April 2004 - Zennor

After an incredibly relaxing two day pit stop in the an awesome hostel in St. Ives today I was back on the path. Ever since Hartland, 120 miles ago, or 9 years and 3 months ago, people I’ve met along the path have warned me of the difficulty and struggle that awaited me on the path between St Ives and Pendeen. Even my guidebook classes this stretch as “Severe”, an extreme it hasn’t used since the valleys of Morwenstow. However as I had been told so many times along the path, “it’s not so much ups and downs but more scrambling over boulders”, “You will struggle carrying that guitar and bag”. It’s safe to say that this section of path has been much anticipated in my mind. I have effectively been mentally preparing myself for it for the past 2 weeks. When my alarm clock went off this morning my eyes opened with the realisation that today was the big day. After faffing about in the hostel for almost 3 hours ( I had enjoyed my time there so much that I genuinely didn’t want to leave), I was on the path by 11am ready to face the challenge. There is no doubt that the next 7 miles to Zennor were tough. Lots of climbing on all fours, jumping from rock to rock and throwing my guitar into bushes up ahead; but my god was it fun. Not only was it the most fun I’ve had walking, it was also quite possibly the most stunning stretch of coastline I have so far encountered. The views across the bay and out to see were stunning. The weather was so clear that I could see very faintly back to Trevose head – I was there 12 days ago!!!  It’s a phenomenal feeling to be able to see where you have walked. And to be able to merge a distant view of a place with the fresh memories you have of it.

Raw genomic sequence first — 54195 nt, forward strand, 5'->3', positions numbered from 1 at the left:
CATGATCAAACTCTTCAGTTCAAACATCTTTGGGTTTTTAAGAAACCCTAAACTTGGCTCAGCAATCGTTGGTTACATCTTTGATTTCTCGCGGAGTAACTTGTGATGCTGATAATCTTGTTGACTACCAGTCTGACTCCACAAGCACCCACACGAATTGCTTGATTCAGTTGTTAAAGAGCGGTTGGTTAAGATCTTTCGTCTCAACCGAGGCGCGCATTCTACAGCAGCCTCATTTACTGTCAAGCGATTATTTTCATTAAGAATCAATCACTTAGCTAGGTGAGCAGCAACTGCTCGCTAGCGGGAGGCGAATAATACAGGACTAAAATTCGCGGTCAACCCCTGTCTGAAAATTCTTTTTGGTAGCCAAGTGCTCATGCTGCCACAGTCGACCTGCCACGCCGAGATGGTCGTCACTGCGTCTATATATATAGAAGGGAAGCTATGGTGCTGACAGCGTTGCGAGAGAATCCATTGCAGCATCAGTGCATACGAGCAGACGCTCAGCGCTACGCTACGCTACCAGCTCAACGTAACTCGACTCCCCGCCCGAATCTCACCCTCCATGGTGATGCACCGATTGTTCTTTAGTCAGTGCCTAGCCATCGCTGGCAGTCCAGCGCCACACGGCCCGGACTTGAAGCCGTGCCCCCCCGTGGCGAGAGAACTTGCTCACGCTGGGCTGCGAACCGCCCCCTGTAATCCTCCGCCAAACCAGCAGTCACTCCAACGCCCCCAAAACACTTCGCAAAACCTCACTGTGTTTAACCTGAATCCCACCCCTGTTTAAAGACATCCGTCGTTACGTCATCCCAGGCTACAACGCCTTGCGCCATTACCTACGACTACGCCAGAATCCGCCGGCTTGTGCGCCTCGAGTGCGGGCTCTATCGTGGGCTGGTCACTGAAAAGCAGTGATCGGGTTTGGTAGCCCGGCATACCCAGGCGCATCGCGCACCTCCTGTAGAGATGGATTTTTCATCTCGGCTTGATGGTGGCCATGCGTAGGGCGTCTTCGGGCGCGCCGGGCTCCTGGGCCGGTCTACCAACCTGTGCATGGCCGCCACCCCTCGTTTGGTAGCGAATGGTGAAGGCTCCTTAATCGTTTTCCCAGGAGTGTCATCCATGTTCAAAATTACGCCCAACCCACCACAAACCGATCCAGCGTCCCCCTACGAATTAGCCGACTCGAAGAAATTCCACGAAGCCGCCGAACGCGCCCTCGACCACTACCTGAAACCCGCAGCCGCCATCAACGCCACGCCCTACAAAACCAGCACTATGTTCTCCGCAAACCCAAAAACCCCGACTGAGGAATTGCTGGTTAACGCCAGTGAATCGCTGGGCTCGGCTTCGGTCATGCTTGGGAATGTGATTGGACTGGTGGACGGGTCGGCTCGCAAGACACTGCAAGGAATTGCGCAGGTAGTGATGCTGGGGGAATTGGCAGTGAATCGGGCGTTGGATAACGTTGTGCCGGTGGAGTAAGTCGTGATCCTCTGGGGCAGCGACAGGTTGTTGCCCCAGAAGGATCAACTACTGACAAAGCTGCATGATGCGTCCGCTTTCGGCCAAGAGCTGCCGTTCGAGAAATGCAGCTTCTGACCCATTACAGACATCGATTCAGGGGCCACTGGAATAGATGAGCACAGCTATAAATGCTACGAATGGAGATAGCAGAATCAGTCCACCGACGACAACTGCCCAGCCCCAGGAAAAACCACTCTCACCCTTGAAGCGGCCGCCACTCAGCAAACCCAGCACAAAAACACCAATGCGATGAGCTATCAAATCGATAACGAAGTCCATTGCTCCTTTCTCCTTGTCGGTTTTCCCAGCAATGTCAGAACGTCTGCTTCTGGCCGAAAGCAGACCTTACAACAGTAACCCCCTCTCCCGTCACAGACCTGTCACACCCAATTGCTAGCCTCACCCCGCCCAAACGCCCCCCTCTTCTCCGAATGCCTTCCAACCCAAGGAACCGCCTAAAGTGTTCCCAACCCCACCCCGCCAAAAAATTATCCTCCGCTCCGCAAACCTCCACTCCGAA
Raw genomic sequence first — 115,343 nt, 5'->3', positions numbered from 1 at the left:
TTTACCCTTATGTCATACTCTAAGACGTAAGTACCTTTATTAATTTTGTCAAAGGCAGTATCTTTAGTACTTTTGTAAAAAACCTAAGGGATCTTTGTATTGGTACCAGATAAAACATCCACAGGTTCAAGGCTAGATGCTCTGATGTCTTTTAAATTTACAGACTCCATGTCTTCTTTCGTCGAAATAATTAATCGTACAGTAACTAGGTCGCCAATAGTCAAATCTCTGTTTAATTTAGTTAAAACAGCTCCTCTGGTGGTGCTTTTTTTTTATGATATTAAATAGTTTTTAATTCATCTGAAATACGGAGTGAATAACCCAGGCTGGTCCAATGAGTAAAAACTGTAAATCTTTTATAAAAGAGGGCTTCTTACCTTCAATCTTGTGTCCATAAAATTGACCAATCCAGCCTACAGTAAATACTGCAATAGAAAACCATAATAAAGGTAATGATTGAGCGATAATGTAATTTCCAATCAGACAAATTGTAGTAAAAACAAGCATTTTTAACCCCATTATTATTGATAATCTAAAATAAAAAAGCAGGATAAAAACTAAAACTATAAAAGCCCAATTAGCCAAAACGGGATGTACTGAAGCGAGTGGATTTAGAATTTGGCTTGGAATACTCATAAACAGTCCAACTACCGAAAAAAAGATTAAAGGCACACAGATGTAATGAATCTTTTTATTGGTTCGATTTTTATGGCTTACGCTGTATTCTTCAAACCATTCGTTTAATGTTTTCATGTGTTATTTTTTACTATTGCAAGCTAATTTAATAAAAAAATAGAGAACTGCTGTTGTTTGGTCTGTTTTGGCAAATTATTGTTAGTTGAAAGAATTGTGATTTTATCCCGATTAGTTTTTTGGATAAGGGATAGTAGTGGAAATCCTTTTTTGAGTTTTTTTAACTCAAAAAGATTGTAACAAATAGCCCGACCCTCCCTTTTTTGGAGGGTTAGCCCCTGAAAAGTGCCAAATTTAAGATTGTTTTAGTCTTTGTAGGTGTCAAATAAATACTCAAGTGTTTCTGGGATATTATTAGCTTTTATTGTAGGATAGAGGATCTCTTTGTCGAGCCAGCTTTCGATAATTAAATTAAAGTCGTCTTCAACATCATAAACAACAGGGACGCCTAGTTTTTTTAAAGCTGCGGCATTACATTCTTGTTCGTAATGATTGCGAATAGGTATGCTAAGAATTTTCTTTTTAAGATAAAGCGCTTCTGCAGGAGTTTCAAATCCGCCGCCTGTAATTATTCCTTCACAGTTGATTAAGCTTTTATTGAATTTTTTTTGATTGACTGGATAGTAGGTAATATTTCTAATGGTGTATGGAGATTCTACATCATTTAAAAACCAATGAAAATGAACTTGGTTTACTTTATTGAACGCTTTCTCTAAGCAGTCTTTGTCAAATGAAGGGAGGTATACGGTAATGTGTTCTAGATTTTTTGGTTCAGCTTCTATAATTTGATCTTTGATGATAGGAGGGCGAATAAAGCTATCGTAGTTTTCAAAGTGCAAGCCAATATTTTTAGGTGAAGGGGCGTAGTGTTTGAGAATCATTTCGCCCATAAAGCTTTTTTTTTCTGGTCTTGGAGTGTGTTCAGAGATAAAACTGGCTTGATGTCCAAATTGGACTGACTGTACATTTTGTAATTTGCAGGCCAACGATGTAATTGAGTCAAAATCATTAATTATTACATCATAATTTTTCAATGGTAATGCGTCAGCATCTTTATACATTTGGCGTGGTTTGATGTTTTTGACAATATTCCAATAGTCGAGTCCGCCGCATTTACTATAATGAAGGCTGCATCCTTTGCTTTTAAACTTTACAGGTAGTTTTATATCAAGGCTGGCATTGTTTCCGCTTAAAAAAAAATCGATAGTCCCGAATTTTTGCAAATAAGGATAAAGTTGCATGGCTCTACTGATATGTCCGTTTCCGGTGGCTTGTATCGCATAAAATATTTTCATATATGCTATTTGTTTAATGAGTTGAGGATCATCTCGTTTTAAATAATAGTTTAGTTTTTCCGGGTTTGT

Surprisingly I think I had more long conversations with people today than any other day so far. I think it’s because of the remoteness of this section of the path. You see people so rarely that if you do you kind of feel obliged to stop for a chat as your meeting is so unique. I first met a couple just outside St. Ives who had a daughter who although interested in performance “had made the sensible choice and chosen to study journalism”, I revelled in the look of embarrassment in her and her husband’s eyes when they both realised that she had effectively belittled my career choice; although don’t get me wrong, they were a lovely couple and were very interested in my project. I next met two elderly sisters from Somerset although originally from Guernsey. We spoke for several minutes about the wonders of growing up near the sea and the difficulty one then has in moving away from it. For me it’s something about just knowing it’s there, although one of the sisters commented that for her it was the sound; she loved to be able to always hear it roaring away. I met two more couples at different points both enjoying the walk on holidays and both extremely interested in my project. Its really rewarding for me when people are genuinely interested (I can always tell very quickly if they are or not). I really played with telling people my age today (11 years and so many months), people responded to it really well, not only did they find it funny, but I also think it really helps them to understand where I am coming from and what I mean when I vaguely say “walking my lifeline”. 
I arrived at Zennor to find as expected, there is very little here. The conveniently placed backpackers hostel is very inconveniently temporarily closed until tomorrow. So I headed to the lovely little pub where I was greeted by huge walking party of about 15 who too were extremely interested in my project. They had just completed a circular walk halfway to Pendeen and back. One of their members was 86 and has walked right the way around the Cornish coast 3 times! He agreed that this was one of the most challenging and awe inspiring sections of the path. After meeting two more interested couples, I wondered back out to the cliffs and have found an amazing spot to pitch my tent. I am basically on the coast path, and camping literally on the edge of a cliff, with some shelter from a few bushes. It is amazing. So I have to say, although I am only halfway to Pendeen, so far the hellishly anticipated section of path has been really fun and to be honest quite manageable; but maybe I have spoken too soon, all will become clear tomorrow. 


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